British Science Festival 2012

As part of the  2012 British Science Festival in Aberdeen, I presented my research into alternative fuel sources and catalytic recycling.

My work currently covers two major themes:-

  • Recycling of waste plastics into petroleum.
  • Modification of Tallow-derived Biodiesel to improve cold flow properties.

Both of these projects are concerned with waste reduction, minimisation of landfill and recycling of feedstocks from waste materials.

The basic premise of the work is :-

Why Landfill... when you can car-fill?

  • Increasing fuel prices and dwindling natural resources means that new sources of fuels must be found.
  • So why do we landfill our waste plastics and fats, when these can be used to make high quality fuels?
  • The big win is lower fuel costs and reductions in the amount of waste sent to landfill.

These projects use catalysts to perform efficient transformations of the raw starting material into useful, economically viable products.


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Research Team
This work is conducted in collaboration with Dr Arthur Garforth, Dr Aaron Akah and Dr Alastair Martin in the School of Chemical Engineering and Analytical Science at the Univeristy of Manchester.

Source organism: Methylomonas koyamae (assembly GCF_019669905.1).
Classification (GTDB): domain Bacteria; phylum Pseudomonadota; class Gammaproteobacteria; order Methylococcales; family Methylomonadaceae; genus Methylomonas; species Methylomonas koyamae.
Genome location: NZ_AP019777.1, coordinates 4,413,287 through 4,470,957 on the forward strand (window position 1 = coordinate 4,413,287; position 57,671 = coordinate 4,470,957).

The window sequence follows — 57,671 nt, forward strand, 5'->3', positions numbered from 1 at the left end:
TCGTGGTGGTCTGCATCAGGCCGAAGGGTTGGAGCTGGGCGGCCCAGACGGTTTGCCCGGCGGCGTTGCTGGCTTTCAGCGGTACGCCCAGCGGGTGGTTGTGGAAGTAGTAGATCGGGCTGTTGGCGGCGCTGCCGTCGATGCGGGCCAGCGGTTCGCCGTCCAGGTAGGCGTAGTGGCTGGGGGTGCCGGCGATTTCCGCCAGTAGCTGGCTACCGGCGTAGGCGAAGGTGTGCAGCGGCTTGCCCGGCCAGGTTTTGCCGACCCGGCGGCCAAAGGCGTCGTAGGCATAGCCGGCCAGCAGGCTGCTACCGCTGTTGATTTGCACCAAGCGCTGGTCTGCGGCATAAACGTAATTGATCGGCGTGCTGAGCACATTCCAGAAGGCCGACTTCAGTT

We are currently funded by UMIP (Plastics to Fuels) and the EPSRC / Argent Energy (Biodiesel), and have a number of research students working on associated projects.

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Plastics to Fuel

This work has been demonstrated at Laboratory scale and offers 100% conversion of waste polymers / plastics to usable naphtha fuel fractions.
Conversion occurs at low temperatures and pressures - with the reaction proceeding to completion within 5 minutes. Catalysts are recycled with minimal coking, with reaction conditions optimised to extend the catalyst lifetime between regeneration cycles.

Whilst the use of recycled plastics eventually returns the carbon to the atmosphere as CO2, this process provides a recycling stream for mixed plastics which would otherwise be incinerated or sent to landfill.

Current trials are underway to scale up this process to pilot (Kg) scale.

Tallow Biodiesel

This work has been the subject of an EPSRC/ Argent Energy Knowledge Transfer Project to investigate the use of catalytic processes to improve the cold flow properties of Biodiesel derived from Beef Tallow.

The cold flow properties are important as they determine the minimum operating temperature at which the fuel can be used. As a result, the biodiesel is typically blended with fossil-fuel derived diesel to maintain cold operating conditions.

Beef tallow is esterified to provide Fatty acid methyl esters (FAMEs), however these have poor cold flow properties and solidify at around 15°C.

Our research project is concerned with modifying the FAME components with higher melting points to improve the fuels ability to operate at lower temperatures.

Whilst it is possible to blend this biodiesel with additives to improve the operation at lower temperatures, this procedures is expensive, and  the catalytic processing offers a significant financial incentive.

Strictly Eng